It’s not often that Dow stocks experience significant price fluctuations, given their general tendency to be among the most stable equities out there. That’s not to say they are entirely immune to price swings, whether driven by news or company-specific events. In fact, such has been the case lately for diversified financial services titan American Express (AXP - Free American Express Stock Report). The issue slipped recently, much to the chagrin of shareholders, after the company made headlines regarding a couple of its major partnership deals. Yet, although the latest share-price decline has made American Express less attractive than many of its blue-chip brethren, we wouldn’t necessarily dismiss this venerable Dow member. For those looking to size up an opportunity to jump on board, this is where a Value Line report comes in handy.
First, however, a brief synopsis of the company’s background may be in order. American Express got its start back in 1850, when it was originally founded as an express service provider that delivered parcels and valuables across the country. After a century and a half of expanding and eventually streamlining its business, American Express (following the conversion in 2008 from a corporation to a bank holding company) is better known today as a diversified financial powerhouse with two principal segments: Global Consumer and Global Business-to-Business. Along with its catchy slogan of “Don’t leave home without it”, AmEx’s iconic green credit card is still widely recognized around the world as a premier card, carried mostly by affluent individuals with strong credit scores.
No doubt, AXP stock has had its ups and downs through the years. Looking at the Graph on the Value Line report, we see that its price sank to under $10 in 2009, from a high of nearly $66 just two years prior. The sharp retreat mostly reflected the adverse impact the recession of 2007-2009 had on profits, as credit card defaults rose. But the company, and the stock, showed much resilience in the years thereafter, with the bottom line bouncing back, as evidenced in the Statistical Array (center of the report).
After a nice multiyear run and reaching a peak of over $96 in mid-2014, the blue chip appears to have lost steam in the past few months. And the stock took a nasty hit more recently (not shown on the report), as news broke around the time of this writing that AmEx was ending its credit card partnerships with Costco Wholesale (COST) and JetBlue Airways (JBLU). Apparently, AmEx, which was in the process of renewing several deals, could not come to an agreement with neither the seller of bulk merchandise nor the airline over merchant fees. Remember that AXP not only charges an annual fee to its cardmembers, it also gets a cut from affiliated merchants that do business with cardholder customers. Loss of the Costco deal seems especially painful, since the union has lasted some 16 years and represents a substantial chunk of business, or one out of every 10 cards AmEx issues. Although news of the breakups is disappointing, the recent share-price weakness may create a viable entry point for interested investors.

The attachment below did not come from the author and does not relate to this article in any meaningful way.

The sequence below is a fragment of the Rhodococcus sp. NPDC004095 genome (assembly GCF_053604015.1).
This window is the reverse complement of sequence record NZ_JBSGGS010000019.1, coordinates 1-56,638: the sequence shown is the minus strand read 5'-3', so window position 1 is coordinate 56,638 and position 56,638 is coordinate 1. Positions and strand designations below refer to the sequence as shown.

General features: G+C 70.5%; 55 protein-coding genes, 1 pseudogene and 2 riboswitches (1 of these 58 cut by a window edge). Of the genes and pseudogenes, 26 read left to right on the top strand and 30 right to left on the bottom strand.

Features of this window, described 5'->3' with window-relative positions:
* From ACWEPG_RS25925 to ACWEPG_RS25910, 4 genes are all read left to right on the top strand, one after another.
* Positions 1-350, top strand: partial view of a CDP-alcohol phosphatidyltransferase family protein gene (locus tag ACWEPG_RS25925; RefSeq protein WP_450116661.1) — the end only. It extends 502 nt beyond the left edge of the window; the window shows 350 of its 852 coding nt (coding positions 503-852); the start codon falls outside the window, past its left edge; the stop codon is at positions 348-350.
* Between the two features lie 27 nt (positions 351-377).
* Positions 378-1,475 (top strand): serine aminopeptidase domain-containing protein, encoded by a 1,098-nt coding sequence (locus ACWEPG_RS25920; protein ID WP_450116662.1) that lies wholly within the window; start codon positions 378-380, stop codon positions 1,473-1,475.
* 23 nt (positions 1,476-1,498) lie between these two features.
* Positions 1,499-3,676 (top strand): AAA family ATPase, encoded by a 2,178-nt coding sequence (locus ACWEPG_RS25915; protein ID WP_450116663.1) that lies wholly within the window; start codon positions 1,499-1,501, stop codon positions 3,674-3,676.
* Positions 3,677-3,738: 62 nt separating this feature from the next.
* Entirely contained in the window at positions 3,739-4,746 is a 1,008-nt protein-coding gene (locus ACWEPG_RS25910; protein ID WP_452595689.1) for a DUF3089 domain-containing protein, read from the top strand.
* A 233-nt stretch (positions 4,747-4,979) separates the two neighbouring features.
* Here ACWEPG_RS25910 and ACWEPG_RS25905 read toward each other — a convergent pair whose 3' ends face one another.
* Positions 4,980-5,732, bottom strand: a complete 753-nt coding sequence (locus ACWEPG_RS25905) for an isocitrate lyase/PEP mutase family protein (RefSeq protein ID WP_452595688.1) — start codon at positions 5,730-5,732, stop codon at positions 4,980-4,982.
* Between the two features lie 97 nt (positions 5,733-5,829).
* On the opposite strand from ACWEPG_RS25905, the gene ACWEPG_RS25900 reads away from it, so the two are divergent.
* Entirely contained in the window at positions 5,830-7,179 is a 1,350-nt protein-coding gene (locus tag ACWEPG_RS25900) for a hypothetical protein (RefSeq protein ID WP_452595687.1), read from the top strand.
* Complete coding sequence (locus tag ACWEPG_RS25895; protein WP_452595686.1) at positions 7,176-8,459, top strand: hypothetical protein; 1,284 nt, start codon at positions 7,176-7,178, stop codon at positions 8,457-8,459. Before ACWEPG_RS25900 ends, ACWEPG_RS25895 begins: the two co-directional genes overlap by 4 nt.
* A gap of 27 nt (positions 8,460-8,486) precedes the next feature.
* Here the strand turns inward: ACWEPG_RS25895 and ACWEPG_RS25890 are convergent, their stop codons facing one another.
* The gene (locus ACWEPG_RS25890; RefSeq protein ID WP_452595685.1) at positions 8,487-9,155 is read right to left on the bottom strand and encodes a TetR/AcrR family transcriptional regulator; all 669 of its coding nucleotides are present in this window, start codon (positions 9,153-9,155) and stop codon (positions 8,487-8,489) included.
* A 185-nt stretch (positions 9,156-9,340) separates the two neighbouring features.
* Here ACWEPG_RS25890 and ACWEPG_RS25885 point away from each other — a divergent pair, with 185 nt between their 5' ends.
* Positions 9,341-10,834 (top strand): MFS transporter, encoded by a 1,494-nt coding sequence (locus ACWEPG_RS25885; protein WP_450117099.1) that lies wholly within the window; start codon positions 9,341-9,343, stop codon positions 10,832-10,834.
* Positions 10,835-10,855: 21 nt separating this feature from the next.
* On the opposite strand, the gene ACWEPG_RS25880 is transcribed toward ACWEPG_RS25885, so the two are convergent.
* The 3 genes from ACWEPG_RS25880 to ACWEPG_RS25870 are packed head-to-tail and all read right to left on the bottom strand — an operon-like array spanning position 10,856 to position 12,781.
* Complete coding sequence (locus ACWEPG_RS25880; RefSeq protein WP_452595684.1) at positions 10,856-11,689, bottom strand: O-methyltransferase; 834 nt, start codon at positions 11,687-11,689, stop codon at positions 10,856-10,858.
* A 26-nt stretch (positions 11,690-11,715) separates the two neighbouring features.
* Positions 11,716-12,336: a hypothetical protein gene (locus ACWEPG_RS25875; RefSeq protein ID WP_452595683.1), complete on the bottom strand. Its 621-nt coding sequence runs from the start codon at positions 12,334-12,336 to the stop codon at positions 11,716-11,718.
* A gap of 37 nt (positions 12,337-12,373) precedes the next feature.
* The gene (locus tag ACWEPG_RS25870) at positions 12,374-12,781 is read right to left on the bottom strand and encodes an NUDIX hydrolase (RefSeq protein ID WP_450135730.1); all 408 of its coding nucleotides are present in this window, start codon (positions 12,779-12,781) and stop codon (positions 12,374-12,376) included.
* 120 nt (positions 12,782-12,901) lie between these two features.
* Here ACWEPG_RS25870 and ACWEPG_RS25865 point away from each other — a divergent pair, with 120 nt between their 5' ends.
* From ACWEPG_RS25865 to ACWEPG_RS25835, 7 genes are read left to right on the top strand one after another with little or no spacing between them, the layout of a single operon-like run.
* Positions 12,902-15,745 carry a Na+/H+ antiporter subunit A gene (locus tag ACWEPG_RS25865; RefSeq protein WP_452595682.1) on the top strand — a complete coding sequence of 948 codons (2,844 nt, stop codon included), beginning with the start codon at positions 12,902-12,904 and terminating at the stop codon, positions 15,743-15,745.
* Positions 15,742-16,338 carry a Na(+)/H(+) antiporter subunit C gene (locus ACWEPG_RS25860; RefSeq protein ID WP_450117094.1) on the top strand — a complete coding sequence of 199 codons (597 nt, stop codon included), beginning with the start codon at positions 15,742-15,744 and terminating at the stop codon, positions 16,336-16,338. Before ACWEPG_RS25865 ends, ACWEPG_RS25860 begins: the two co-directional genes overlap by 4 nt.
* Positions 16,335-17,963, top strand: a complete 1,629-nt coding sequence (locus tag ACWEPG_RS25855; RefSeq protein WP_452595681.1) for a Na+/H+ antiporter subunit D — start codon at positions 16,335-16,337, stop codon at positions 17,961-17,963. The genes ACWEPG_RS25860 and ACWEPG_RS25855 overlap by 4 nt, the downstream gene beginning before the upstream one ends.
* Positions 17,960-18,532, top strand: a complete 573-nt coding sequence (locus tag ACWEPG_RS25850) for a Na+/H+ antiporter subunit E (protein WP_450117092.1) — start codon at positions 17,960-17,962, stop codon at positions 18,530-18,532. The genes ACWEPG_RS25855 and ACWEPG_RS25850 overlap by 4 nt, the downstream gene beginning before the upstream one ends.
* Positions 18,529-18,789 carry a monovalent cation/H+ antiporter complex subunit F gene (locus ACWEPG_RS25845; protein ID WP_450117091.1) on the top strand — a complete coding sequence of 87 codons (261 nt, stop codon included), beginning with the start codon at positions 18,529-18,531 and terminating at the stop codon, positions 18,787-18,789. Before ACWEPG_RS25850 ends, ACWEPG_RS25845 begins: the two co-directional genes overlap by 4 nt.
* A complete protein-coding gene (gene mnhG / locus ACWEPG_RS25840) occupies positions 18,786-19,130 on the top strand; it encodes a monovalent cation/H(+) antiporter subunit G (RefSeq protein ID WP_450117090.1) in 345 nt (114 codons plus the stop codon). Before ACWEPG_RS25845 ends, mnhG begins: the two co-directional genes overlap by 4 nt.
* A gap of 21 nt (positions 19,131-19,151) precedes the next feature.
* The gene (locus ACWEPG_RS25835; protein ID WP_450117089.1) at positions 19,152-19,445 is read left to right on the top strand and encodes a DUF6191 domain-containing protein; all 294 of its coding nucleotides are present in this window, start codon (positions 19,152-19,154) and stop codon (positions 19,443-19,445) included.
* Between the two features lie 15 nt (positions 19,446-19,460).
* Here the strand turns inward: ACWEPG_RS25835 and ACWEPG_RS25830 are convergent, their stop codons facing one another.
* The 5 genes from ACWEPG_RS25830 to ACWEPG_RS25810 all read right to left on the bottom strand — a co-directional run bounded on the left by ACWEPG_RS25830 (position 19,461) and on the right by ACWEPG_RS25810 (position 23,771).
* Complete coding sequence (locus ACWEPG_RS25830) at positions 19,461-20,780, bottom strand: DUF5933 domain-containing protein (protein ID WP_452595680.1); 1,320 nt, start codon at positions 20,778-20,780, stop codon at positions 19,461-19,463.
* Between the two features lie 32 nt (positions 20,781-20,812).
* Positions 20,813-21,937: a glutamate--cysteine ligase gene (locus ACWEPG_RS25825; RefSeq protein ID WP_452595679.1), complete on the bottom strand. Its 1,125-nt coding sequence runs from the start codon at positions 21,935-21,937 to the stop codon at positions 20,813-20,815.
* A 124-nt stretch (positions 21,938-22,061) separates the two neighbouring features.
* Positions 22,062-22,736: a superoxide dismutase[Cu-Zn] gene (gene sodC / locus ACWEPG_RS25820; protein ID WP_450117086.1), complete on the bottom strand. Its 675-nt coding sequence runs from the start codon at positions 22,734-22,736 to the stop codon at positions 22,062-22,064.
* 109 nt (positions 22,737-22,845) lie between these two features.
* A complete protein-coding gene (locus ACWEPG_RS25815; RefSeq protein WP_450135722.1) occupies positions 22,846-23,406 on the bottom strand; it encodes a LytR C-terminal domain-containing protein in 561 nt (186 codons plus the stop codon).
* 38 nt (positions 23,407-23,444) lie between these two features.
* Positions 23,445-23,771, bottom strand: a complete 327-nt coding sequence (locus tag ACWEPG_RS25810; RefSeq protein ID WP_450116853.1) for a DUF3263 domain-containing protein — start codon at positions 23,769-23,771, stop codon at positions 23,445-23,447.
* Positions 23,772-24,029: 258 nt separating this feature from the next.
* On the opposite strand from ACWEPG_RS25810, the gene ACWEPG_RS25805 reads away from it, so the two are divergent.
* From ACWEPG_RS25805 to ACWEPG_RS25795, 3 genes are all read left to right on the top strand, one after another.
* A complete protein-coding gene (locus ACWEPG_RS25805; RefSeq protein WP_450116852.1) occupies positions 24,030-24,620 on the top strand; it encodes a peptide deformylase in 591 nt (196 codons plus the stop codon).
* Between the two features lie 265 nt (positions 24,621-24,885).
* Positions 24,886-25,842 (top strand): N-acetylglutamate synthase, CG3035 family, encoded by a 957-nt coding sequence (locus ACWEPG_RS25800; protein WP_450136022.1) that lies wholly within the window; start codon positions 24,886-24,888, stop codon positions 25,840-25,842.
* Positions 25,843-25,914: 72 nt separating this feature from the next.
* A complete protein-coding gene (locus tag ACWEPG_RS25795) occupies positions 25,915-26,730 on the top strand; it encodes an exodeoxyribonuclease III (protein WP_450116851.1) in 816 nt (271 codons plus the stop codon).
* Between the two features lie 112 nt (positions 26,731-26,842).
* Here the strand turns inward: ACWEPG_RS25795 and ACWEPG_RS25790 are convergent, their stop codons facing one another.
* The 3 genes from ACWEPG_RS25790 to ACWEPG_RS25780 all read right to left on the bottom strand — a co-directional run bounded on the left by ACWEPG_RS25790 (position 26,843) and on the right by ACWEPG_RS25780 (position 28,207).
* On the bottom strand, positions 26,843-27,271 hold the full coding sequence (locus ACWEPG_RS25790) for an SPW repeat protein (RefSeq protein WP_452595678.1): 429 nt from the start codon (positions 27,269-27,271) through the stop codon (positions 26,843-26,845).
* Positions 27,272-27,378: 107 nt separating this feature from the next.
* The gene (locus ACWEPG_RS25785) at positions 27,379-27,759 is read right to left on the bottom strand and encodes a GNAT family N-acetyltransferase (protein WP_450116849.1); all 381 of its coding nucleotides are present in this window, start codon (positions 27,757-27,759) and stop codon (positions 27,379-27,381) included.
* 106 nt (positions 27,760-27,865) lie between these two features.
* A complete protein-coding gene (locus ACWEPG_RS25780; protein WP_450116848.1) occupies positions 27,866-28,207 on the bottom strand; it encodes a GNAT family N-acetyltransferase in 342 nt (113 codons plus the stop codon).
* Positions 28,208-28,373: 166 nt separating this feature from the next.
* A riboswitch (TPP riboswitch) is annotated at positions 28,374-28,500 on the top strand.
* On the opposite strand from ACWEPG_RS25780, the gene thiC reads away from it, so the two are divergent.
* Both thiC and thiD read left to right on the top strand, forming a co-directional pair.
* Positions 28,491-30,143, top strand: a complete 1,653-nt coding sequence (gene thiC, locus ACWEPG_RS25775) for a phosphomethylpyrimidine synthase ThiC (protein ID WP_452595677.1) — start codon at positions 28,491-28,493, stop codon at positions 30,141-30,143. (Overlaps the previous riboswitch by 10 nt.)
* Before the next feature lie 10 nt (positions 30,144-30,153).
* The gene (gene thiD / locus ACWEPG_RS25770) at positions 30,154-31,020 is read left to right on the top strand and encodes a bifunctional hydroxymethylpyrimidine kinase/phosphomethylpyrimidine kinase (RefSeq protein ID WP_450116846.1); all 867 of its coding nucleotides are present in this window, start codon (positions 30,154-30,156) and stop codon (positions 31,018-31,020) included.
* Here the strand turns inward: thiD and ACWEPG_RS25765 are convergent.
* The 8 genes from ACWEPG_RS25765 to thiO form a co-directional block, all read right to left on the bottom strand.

In the meantime, note that the company pays a dividend. While the yield (found in the Top Label) isn’t eye-popping and clearly not the main draw at a meager 1.3%, we point out that a price pullback can actually enhance the return here. AXP has consistently paid, and even raised, the distribution over the years (as displayed in the Statistical Array and Quarterly Dividends boxes), with the exception of 2008-2011, when the payout was kept steady. Indeed, despite the hard times due to the recession, American Express never reduced the disbursement, unlike some other companies.
What’s more, as indicated by the analyst’s estimates in the Statistical Array, the company should continue to dole out handsome cash dividends through late decade. To this end, we see from the Annual Rates section on the left side of the report that hearty double-digit dividend growth is on tap for the next five years, a bonus for investors. That, coupled with decent long-term capital appreciation potential, should make for solid annual total return possibilities over that time frame, all of which is illustrated in the Projections box. Although we’re not suggesting that a share-price dip of the same magnitude seen back in 2009 is at hand, keep in mind that total return prospects would be even more enticing if the equity is purchased on a steeper pullback than the quotation shown on the report.
Besides being suited to long-term income-minded individuals, there are features of AXP stock which make it an attractive choice for those with other investment objectives. Conservative types, for example, might appreciate this blue chip’s fairly favorable risk profile. Notably, the Dow component sports an Above Average Safety rank of 2 (Ranks section), meaning that it carries lower risk than many equities in the Value Line universe. This is largely thanks to the company’s strong finances, highlighted by its superlative Financial Strength score of A++ (Ratings box).
Short-term investors, too, may be compelled by the issue’s Timeliness rank of 2 (Ranks section), which suggests good relative-price performance for the coming six to 12 months. Dow components are typically not known for being “timely”, so this is certainly another plus for AXP.
Whether near-term volatility will continue remains to be seen. Nonetheless, we believe that at the right price, most well-rounded portfolios stand to benefit from including this versatile blue chip.